As the consolidation of Australia’s superannuation industry accelerates and assets under management balloon, an increasing number of funds may look to bring their investments in-house.
Speaking at Investment Magazine’s Equities Summit in Sydney, Willis Towers Watson’s Jessica Melville said internalisation was particularly topical as assets get bigger and regulatory scrutiny focuses on super funds being the “best of breed.” Frontier Advisors James Gunn said there was a need by funds to build “scalable solutions” as they get to a particular size.
“Scale is an obvious one that speaks to internalisation,” said Melville, who heads up the strategic advisory and investments division at Willis Towers Watson. “At a certain size, it’s almost a no brainer to consider internalisation of some sort.”
Neither Melville nor Gunn, a senior consultant at Frontier Advisors, specified what that size should be.
AustralianSuper has been gradually increasing the amount of assets they manage in-house to now make up 40 percent of the portfolio as the country’s largest pension fund seeks to lower costs and access better deals. In May they were reported to have cut three active equity managers overseeing at least $7.7 billion. And First State Super, which is in the midst of merging with VicSuper to become a $120 billion fund, is also looking at at a similar hybrid model.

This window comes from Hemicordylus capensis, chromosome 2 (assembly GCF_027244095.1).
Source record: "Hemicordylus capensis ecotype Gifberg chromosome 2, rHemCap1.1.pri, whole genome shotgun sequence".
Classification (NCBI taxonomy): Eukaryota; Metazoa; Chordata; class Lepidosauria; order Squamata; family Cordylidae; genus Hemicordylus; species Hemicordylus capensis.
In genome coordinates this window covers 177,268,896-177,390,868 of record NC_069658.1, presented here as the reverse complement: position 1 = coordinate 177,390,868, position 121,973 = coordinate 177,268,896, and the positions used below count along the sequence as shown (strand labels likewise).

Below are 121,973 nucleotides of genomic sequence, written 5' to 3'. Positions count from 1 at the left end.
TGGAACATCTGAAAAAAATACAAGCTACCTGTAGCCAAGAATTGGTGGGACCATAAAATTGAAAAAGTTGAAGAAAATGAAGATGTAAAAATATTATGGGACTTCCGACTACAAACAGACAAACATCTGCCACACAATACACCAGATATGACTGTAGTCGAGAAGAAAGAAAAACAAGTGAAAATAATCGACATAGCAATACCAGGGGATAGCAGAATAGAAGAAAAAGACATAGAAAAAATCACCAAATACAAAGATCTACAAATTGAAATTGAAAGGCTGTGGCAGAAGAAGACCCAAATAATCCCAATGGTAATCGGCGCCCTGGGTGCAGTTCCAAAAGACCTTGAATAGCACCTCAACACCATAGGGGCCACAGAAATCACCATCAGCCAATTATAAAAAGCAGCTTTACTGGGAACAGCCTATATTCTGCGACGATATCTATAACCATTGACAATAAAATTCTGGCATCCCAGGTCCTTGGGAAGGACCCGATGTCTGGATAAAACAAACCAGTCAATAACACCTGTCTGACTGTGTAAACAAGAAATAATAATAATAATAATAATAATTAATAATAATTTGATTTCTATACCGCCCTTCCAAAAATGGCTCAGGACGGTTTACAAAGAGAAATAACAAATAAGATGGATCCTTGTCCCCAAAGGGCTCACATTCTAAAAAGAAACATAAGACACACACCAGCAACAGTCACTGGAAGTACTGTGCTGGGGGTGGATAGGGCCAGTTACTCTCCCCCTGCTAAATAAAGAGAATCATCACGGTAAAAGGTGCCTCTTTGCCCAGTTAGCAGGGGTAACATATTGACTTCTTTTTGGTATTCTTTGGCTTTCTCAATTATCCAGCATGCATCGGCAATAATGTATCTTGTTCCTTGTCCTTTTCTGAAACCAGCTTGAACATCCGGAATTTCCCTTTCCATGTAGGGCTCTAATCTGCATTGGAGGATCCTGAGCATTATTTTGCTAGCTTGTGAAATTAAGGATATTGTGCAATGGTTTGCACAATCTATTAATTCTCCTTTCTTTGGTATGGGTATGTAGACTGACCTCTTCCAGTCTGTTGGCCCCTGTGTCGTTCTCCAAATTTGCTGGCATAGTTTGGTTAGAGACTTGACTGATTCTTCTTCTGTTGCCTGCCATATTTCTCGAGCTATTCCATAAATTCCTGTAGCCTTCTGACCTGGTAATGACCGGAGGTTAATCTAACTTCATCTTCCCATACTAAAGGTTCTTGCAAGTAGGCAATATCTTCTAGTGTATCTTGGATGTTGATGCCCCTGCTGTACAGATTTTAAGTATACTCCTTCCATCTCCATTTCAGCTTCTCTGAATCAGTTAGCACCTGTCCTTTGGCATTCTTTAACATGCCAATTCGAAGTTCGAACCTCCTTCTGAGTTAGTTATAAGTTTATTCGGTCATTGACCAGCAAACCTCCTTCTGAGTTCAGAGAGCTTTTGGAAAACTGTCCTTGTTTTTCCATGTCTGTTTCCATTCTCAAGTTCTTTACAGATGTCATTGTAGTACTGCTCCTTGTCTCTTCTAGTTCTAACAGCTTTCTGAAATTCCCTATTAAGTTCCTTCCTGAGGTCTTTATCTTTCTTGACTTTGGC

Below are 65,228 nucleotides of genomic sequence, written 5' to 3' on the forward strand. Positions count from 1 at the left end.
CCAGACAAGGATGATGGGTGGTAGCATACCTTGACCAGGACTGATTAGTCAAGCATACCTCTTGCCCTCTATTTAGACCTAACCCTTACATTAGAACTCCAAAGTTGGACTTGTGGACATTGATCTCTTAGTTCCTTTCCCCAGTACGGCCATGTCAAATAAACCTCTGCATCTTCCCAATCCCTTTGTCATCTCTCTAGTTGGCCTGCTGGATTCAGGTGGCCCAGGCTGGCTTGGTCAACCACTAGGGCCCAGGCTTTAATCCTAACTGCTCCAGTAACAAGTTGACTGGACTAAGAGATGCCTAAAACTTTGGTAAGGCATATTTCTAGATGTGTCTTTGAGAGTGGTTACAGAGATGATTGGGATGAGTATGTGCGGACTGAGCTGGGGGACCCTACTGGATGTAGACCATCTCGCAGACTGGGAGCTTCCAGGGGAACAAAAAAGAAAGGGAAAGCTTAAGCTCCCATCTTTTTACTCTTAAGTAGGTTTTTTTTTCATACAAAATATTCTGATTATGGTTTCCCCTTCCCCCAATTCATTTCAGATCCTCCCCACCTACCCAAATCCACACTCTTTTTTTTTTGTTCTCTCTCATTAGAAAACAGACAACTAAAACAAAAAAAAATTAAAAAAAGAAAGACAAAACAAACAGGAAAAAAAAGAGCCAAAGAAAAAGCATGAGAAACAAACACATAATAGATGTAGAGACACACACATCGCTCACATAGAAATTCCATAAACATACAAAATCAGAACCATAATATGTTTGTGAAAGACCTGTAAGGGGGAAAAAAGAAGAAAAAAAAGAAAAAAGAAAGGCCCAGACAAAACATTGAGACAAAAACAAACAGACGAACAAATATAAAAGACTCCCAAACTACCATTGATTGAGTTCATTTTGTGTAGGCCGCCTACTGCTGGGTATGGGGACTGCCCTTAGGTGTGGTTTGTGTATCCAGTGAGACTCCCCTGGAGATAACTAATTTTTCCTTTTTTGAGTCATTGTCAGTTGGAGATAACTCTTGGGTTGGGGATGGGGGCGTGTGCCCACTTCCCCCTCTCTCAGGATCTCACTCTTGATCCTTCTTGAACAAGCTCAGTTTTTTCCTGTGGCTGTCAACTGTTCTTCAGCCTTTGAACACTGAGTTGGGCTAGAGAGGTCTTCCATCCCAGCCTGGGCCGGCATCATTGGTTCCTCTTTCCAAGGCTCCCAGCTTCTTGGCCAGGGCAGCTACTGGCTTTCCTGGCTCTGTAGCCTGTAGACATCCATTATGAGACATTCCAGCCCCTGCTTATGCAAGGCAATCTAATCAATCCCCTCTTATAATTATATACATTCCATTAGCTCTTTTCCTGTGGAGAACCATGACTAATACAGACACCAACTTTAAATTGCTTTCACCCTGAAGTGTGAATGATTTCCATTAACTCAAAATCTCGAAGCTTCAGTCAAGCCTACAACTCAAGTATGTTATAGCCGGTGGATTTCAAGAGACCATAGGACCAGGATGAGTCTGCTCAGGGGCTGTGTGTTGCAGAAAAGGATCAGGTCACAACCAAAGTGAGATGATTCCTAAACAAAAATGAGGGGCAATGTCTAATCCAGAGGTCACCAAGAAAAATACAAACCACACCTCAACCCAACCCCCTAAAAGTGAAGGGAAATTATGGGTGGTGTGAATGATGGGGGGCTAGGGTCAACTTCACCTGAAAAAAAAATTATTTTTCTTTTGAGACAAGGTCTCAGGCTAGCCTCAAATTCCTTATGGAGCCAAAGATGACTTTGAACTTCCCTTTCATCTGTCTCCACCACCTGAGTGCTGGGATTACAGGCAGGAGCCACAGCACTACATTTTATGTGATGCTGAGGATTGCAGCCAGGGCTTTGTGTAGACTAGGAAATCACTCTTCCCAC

“Within Aussie equities by the time you combine the required number of managers for some funds that have very strong growth outlooks you (can) get such redundancies in your positions,” Gunn told panellists at the summit.
He also noted that among his asset owner clients, internalisation had helped build their intellectual property so they were better at informing their capital market teams or their own external manager selection processes. “There is a few other aspects and benefits that go beyond the need for scale and cost and the other common narratives,” he said.
Melville said internalisation was not just about finding the six best stock pickers, but it was also about building the required infrastructure and figuring out how to motivate and incentivise the new team. She said there was ongoing “tension” between super funds and asset managers as the “bargaining power” shifted to asset owners who want to lower fees.
Speaking on the same panel, Robeco’s Machiel Zwanenburg said he had started to see the “opposite effect” in the Netherlands after a decade of pension funds bringing investment in-house.
“That is in part due to the compression of fees where it makes attractive to externalise the money,” the Dutch fund manager said. “But it’s also linked to the increased ability to tailor and customise mandates, especially on the sustainability side where we are quite advanced.”